Committee | The Association of Bloodhound Breeders

The Association of Bloodhound Breeders
Established 1897

  • Committee
    President :- Mr. R. M. Brooks Esq.

    Vice President:- Miss M. E. Billitt

    Committee members.

    Chairman:- Mr. David Gore
    Vice Chairman:-
    Secretary:- Mrs. Ann Freer
    Treasurer:- Mr. Duncan Robertson

    Joy Cook
    Joan Corner
    Liz Cudlip
    Rachel Wray
    Richard Turnbull
    Jan Dunn

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    The Association is governed by the constitution written in 1897 with amendments over time. It lays out the structure and procedures for the committee to follow. It can be down loaded here along with a brief history of the club.

    A Brief History

    In March 1897 Edgar Farman, a London solicitor and a Member of the Kennel Club, sent a letter to Bloodhound breeders, owners and exhibitors, and to the Press, headed ‘Proposed Association of Bloodhound Breeders’. In his letter Mr Farman referred to the initiative of Mr Mark Beaufoy 11 years earlier, which did not attract sufficient support, and set out a list of objectives that such an Association would have. He advised that a meeting had been arranged for 6.30 p.m. on the 12th April; 1897 at the Kennel Club, and added that he hoped interested parties would attend and support the proposal.
    At the meeting between 20 and 30 owners said they would join, and elected Mr Edwin Brough, a well known authority on Bloodhounds, to be the new Association’s first Chairman, and Mr Farman to be Secretary.
    By the end of 1898 the Association was well established with 42 Members, having increased the support for Shows and made a successful and well publicised debut into Field Trials. Mr A Croxton- Smith had joined the Executive to be Treasurer.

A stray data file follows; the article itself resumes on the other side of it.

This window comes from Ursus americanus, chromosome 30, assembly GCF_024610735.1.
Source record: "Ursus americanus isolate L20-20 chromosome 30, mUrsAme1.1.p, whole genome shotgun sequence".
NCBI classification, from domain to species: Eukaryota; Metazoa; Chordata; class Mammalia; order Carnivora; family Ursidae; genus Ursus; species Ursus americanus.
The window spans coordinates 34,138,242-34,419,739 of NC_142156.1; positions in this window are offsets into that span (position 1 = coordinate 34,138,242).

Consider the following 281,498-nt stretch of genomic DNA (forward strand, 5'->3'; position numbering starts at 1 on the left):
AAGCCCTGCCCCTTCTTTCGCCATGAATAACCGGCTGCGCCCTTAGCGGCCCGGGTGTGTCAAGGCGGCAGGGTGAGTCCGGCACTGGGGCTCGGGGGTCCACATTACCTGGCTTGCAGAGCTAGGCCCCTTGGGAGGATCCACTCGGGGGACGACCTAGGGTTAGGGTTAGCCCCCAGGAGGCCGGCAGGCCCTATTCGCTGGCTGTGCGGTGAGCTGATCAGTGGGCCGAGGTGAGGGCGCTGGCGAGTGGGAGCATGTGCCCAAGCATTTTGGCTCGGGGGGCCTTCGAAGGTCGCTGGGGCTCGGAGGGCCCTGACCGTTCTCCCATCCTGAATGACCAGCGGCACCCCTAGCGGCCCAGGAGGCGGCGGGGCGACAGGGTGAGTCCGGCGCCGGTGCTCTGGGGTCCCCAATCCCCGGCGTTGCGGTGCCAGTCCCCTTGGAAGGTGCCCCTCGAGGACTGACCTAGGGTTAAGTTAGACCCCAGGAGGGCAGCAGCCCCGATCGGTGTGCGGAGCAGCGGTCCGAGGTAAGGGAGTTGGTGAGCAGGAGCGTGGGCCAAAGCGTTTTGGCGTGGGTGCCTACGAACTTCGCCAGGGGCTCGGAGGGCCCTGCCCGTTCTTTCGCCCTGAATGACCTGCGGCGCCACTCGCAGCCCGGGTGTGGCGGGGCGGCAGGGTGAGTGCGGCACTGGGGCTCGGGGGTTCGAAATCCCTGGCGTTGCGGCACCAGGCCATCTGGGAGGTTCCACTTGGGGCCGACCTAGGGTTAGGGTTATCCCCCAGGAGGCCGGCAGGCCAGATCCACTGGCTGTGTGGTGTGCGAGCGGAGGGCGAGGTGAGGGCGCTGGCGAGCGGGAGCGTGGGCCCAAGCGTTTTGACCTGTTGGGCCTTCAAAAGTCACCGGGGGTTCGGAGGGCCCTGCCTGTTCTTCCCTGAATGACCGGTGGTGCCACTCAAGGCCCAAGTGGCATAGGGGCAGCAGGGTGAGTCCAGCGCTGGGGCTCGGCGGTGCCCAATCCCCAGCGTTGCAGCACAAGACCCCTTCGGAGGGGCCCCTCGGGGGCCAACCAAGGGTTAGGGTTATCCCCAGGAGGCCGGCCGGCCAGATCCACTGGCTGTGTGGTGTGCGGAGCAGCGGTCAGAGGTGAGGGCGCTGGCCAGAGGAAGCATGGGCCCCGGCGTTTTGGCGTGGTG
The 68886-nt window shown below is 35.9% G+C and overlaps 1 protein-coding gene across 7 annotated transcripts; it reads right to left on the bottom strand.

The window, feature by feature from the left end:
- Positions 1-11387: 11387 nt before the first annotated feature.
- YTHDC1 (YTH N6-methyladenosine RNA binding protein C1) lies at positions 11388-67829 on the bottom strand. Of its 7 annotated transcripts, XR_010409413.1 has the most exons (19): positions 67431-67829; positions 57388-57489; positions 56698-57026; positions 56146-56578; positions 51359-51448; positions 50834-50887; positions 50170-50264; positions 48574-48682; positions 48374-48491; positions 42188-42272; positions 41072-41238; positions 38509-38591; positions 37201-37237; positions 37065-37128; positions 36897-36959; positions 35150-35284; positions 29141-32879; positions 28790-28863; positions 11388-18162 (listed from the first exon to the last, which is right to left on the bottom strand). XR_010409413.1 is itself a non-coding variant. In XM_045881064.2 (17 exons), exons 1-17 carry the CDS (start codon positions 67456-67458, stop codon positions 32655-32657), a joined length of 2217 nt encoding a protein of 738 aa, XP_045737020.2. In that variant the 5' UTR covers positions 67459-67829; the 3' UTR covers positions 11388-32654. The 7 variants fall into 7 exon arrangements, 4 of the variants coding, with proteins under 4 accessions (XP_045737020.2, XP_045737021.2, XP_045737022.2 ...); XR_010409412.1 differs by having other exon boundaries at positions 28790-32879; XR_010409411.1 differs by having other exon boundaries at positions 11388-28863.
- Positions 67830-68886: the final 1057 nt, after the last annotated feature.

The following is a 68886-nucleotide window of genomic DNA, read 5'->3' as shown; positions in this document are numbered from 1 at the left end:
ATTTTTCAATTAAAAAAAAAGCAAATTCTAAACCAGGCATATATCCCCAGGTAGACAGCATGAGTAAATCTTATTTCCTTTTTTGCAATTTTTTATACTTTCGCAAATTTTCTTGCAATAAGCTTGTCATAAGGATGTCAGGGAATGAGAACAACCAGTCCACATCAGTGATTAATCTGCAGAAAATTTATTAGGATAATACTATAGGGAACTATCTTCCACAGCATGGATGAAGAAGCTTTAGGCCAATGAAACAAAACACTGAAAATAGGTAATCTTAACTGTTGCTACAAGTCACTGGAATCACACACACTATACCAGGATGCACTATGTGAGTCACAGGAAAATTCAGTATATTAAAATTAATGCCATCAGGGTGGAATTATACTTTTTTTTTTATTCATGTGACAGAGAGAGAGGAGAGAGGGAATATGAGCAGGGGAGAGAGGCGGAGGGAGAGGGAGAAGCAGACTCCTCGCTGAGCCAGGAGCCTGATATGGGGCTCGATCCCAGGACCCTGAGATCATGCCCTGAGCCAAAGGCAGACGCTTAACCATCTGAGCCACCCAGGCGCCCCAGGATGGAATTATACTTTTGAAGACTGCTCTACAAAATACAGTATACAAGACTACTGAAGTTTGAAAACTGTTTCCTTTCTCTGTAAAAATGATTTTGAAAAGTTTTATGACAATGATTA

The first Field Trials were held in October 1898 but support for the Trials was slow to build up as most bloodhound owners were more interested in showing. However, entries gradually improved and the first Kennel Club Field Trial Championship Certificate was awarded in 1900. In 1909 the Association introduced the award of Certificates, which stated the time and distance of a Trial, for presentation to the owner of a bloodhound performing meritorious work in ‘hunting the clean boot’. By
    1911 Trials were receiving very much better support and in 1912 a six hour cold Trial attracted an entry of 6 hounds.
    During the First World War the breed suffered a considerable setback and was slow to recover. The activities of the Association were halted entirely only in 1918 and 1919, but it was not until 1922 that Field Trials could be re-started. At this time, in contrast to earlier years, the enthusiasm of the Members was mainly for Field Trials, while entries for Shows were disappointing.
    The Second World War was very much more serious, not just for the Association, but for the breed generally, and it was mainly the determined efforts of the Chairman, Mr Wilfred Unwin, together with the Secretary and Treasurer, Mr FC Harrison, and a handful of other Members, that ensured continuity of the breed and the Association.
    Field Trials were started again in 1950 and then as Members developed an interest in dual activities, the Association organised its first Open Show in 1979, and first Championship Show in 1982.
    The number of Bloodhounds in the country has never been very large and Membership of the Association did not exceed 70 until the mid 1950’s. The number of Members then increased steadily and the present Membership is about 200.

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